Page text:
$$Q[\theta] = \int dV\,G^a(x)\,\theta^a(x)$$

can be constructued on the full Hilbert space. One can prove that they generate the gauge algebra

$$[Q^a[\theta], Q^b[\theta]] = i\,f^{abc}\,Q^c[\theta]$$

which is a global version of the local algebra generated by Ga(x); so the charges are independent quantum mechanical operators.

In your post you do not prove that these charges do not exist, you simply prove that they must vanish in the physical Hilbert space, which is a different statement.

Yes, the charges are "unphysical". But this is obvious, following from the fact that they have been constructed from Gauß law which of course annihilates physical states. And therefore the gauge symmetry itself is "unphysical" and reduces to the identity on physical states

$$G^a(x)|\text{phys.}\rangle = 0\;\to\;Q^a[\theta]|\text{phys.}\rangle = 0$$
$$U[\theta] = 1_\text{on phys. states}$$

The vanishing of these charges simply means that all physical states are gauge singulets.

Please note that I have indeed shown that there is an infinite number of independent charges; I have constructed them ;-) They exist in a very precise way as quantum mechanical operators, and they are indeed related to the local gauge symmetry (Gauß law). Your proof that the charges must vanish (i.e. that physical states are in the kernel of these charges) does not mean that they do not exist as operators; the eigenvalues of the charges indeed vanish, but not the charges as operators (which would be inconsistent with the gauge algebra).

Last edited: Sep 24, 2012
12. Sep 24, 2012

### samalkhaiat

Yes, I think I did! By CHARGE, Weinberg and I mean Lorentz and gauge invariant OBSERVABLE, i.e. things like internal charges (electric, iso-spin, colour,..) and space-time charges ( momentum, angular momentum,…). These charges are the generators of GLOBAL Lie group of symmetries. They are the construct of the first Noether theorem. The second Noether theorem provides us with similar objects (call them charges if you wish) except that they are gauge-dependent and therefore non-observables. They are useful for understanding the relationship between local gauge symmetries and the algebra of FIRST CLASS constraints which I can write a book about.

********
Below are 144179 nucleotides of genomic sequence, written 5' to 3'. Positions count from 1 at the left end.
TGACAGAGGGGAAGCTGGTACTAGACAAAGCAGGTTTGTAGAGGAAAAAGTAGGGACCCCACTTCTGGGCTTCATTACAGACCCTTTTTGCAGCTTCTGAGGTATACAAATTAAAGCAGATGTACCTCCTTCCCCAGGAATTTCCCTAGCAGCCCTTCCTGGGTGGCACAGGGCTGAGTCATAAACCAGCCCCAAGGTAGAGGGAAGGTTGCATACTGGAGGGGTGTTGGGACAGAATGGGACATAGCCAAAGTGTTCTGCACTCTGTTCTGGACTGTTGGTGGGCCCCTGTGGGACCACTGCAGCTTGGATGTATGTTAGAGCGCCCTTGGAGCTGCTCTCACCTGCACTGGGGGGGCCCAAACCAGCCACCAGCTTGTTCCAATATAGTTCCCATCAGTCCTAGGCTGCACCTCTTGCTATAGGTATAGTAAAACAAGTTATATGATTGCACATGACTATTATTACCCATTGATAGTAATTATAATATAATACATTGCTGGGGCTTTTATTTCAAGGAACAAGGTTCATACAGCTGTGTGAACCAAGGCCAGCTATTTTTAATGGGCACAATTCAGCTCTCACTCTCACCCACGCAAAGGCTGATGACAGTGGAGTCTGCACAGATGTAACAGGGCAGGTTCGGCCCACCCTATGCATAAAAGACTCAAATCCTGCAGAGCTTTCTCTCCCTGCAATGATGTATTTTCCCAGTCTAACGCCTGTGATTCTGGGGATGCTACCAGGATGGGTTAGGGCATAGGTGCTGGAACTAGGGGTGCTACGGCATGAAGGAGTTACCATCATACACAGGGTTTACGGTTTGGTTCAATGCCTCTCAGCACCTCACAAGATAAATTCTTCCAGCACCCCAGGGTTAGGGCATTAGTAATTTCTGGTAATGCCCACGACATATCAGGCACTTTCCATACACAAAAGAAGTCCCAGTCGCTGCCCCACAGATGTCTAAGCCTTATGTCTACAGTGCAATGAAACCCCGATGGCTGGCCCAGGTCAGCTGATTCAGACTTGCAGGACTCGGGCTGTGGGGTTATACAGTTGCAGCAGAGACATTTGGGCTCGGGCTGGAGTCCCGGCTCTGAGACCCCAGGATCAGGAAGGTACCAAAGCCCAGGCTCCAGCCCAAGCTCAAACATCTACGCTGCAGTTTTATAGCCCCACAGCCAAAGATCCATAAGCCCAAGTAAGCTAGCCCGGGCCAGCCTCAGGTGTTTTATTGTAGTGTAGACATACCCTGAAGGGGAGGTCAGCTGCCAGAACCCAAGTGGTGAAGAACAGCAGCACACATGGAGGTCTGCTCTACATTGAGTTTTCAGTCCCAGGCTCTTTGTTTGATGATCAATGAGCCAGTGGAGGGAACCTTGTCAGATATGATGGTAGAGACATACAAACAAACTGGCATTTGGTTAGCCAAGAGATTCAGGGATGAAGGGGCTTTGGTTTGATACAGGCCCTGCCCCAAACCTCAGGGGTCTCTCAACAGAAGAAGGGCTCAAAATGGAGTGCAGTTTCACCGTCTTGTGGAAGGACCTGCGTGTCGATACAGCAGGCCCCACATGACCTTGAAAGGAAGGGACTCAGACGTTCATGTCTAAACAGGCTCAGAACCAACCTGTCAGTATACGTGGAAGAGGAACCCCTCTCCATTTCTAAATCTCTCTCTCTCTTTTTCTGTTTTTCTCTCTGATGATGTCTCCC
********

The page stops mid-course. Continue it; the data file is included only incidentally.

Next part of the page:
1) The question was about Noether first and second theorems. In the Hamiltonian formalism, YOU don’t have Noether theorem.
2) In your “rigorous construction”, you threw at us this integral without saying anything about the asymptotic behaviour of the integrand! Even for formal integral you need to tell us what the integrand does at the boundary, otherwise it is non-sense. If you do not specify what $\theta ( \infty )$ is, you can’t even show that $Q[\theta ]$ is conserved. Ok, so before you insist on calling them (INFINITE) CHARGES, you should prove they are time independent first. But, if you try to prove that they are conserved, you find out that you DONOT have any new charge. This is exactly what I have shown at the end of my previous post.

3) No Hilbert space or any QM is needed to answer the original question. Who needs QM, operators to answer a question about classical field theory?

Ok, I think I did mention that in my post.

Sam

13. Sep 25, 2012

### tom.stoer

I absolutely agree.

Yes, I left that out. The construction depends on the topology and it is often safer to study e.g T³ with an approrpiate limit instead of R³; but I agree that the boundary conditions for charges and field operators are crucial.

The local constraints Ga follow from the vanishing of the momentum ∏° conjugated to A° (A° acts a s aLagrange multiplier in gauge theories). The consistency of ∏° ~ 0 with the time evolution requires Ga ~ 0 which can be proven by calculating [H, Ga] = 0 (I thought this is standard for QED, QCD and other gauge theories).

You are right. But my arguments are valid in classical field theory as well.